Event led by Andy H
Attendance: 9, of whom 1 new member
Distance: 14.8 miles (23.8 km)
Time: start 11:24, end 17:35, lunch 35 minutes
Terrain: towpath, pavement
Elevation: start 8m, high 41m, low 2m
Weather: overcast with some sunny intervals, ~23°C, cool breeze, clear visibility.
Number of sewage works: 0
Number of churches: 1
Number of golf courses: 0
Number of Waitrose branches: 1
This was a point-to-point walk of 15 miles from Tottenham Hale railway station, S along the River Lee Navigation towpath, SW via the Limehouse Cut into the Limehouse Basin, then NW and W along the Regent’s Canal to King’s Cross railway station.
This walk was almost entirely towpath, with two short diversions: one to bypass the Islington Tunnel (which has no towpath) and another to bypass a temporary closure of the towpath for repairs. The temporary by-pass took us onto the A13.
The route had four distinct flavours. The Lee Navigation was the first flavour. The Lee courses its way through parts of London which are marshland, or were formerly industrial. Towards the end of the Lee, approaching the Limehouse Cut, there are the Three Mills. The Limehouse Cut was the second flavour, being mainly current industrial and some commercial properties, progressively grimy as we progressed down the Cut. The Limehouse Basin was the third flavour, comprising modern, high-density housing developments, with striking and strangely attractive architecture. The Regent’s Canal was the fourth flavour. The Regent’s Canal features older buildings, with various densities of land use, and a very busy urban towpath. From Islington onwards, the busy urban environment dominates, culminating in the deconstructed tourist-driven chaos at King’s Cross.
Most of the route along the Lee proved once again that London really can be quite a quiet place, a clean place and rather green. Aside from the occasional background whine of an aircraft, or a passing cyclist broadcasting some sort of über-left anarcho-punk music from his rucksack, not even the dull growl of road traffic was noticeably discernable at points of the walk. This makes sense: the towpath is often surrounded by either buildings or trees - often both - which block out the sound from its source (the road surface). The proof was offered in the form of the diversion from the towpath under repair to the A13, which offers all the noise, dirt, grime, chaos and negative karma anyone could ever want.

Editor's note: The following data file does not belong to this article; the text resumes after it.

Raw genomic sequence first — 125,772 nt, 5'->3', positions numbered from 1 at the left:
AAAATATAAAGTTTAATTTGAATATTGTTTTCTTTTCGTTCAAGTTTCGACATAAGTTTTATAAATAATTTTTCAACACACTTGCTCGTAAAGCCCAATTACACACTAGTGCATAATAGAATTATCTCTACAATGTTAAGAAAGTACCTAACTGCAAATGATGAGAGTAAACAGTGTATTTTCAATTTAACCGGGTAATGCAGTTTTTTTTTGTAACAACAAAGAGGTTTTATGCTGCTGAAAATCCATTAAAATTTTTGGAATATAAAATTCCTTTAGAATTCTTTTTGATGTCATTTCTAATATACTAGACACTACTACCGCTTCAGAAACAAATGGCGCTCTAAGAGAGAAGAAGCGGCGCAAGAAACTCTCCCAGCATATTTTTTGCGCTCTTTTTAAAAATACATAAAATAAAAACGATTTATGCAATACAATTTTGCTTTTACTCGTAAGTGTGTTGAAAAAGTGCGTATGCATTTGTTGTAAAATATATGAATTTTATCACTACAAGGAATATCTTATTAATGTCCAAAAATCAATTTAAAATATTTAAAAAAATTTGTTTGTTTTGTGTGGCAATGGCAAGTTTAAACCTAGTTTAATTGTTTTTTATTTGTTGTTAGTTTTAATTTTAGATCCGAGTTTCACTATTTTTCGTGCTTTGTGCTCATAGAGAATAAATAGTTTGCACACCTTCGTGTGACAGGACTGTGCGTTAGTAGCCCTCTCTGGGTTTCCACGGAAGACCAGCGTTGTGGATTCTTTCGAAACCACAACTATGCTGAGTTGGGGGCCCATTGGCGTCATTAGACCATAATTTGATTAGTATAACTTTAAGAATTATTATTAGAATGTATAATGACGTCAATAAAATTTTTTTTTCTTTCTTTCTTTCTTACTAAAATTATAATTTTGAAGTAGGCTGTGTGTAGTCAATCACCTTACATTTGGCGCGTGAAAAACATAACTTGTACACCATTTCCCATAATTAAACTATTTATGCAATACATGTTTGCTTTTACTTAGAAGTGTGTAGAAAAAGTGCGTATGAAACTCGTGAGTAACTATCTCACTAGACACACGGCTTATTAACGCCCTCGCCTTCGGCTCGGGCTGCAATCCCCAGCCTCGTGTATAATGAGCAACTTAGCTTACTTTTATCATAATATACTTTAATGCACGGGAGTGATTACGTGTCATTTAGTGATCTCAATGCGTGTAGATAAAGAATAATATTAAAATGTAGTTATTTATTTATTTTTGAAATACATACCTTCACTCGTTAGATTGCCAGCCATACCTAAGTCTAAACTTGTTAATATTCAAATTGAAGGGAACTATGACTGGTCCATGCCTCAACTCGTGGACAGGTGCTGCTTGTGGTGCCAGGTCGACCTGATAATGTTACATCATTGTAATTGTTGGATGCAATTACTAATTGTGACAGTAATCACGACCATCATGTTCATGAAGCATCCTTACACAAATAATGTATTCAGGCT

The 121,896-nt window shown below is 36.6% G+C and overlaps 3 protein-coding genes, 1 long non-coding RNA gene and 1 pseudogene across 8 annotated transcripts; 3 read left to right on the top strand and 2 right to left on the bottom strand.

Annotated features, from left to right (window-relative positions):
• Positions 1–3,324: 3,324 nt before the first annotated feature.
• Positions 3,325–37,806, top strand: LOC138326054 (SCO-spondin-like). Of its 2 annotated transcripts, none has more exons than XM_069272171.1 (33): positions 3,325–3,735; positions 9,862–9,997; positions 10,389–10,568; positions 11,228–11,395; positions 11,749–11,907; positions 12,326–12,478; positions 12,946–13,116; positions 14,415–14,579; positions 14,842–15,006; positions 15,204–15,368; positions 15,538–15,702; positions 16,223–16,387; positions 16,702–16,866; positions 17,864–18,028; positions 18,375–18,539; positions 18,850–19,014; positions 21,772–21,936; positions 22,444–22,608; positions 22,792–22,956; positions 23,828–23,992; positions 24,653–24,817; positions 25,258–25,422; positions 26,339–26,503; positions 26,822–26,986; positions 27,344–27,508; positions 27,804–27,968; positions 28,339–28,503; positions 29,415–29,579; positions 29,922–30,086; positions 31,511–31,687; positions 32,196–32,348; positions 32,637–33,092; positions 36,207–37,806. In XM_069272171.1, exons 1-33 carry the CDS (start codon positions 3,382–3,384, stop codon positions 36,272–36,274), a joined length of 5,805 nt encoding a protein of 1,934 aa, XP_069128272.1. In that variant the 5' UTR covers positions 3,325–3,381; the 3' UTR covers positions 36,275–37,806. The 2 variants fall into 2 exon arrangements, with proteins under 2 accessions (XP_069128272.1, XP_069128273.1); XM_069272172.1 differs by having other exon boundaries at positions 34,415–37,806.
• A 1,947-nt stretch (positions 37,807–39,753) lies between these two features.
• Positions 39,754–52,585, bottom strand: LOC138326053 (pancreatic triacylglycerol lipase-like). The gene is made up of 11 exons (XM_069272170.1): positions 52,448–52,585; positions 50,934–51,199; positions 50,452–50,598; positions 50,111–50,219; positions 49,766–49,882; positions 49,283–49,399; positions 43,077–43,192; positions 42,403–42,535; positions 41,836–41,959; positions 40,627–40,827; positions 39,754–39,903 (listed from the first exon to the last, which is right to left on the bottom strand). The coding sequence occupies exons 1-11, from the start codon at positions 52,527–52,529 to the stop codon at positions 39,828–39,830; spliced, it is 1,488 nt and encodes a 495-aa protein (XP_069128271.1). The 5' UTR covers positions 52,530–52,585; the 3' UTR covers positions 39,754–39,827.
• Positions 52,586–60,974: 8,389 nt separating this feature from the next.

Although London might be quiet, the Regent’s Canal towpath was an elongated Piccadilly Circus. The Regent’s Canal is right in the thick of tourist London. Walkers of all speeds, and cyclists travelling at insane speeds, in both directions made the walk similar to a day in the London Underground. The volume of “traffic” make a viable market for coffee shops, cafés and bars. A similar niche commercialisation appears to have started on the Lee Navigation alongside the Olympic Park, where we indulged in superbly-flavoured ice cream cones.
While at the Olympic Park, we took a short break from the towpath, resulting in a brief walk around the Olympic Stadium, now the home of Wet Spam United Football Club.
A debate ensued about how to spell Lee. Or Lea. Or when to use “Lee” or “Lea”. It turns out that official signs, which appeared regularly on the route, themselves could not agree. “Lee” and “Lea” appeared in print interchangeably and inconsistently. This rendered the old rule of “Lee Vallee” somewhat obsolete.
We had lunch on a patch of gravel, underneath trees, on benches on Narrow Street, just outside Ropemakers Fields. Narrow Street offered a beautiful example of early Georgian terraced architecture, which had been derelict until some of the Cambridge set restored it in 1964. The lunch point boasted a work of public art, Herring Gull by Jane Ackroyd, 1994. The pub The Grapes looked enticing. A short diversion from the lunch spot took us to Limekiln Dock, at which is a wide panoramic view of the Thames, south towards Greenwich and west towards the City (Shard, Walkie Talkie, Gherkin, Cheesegrater and all the rest).
The end point at Kings Cross is more accurately named Battle Bridge Place and Kings Boulevard, part of a large development of Kings Cross Central. As with our prior visit a few years ago, we saw that the area was amazingly busy. It seems that this area has become a tourist spot all of its own.
We ended our walk with a drink in the air-conditioned The Parcel Yard, a Fuller’s pub above Kings Cross platforms 9-11.
Words by Martin Thornhill. Pictures by Peter O’Connor.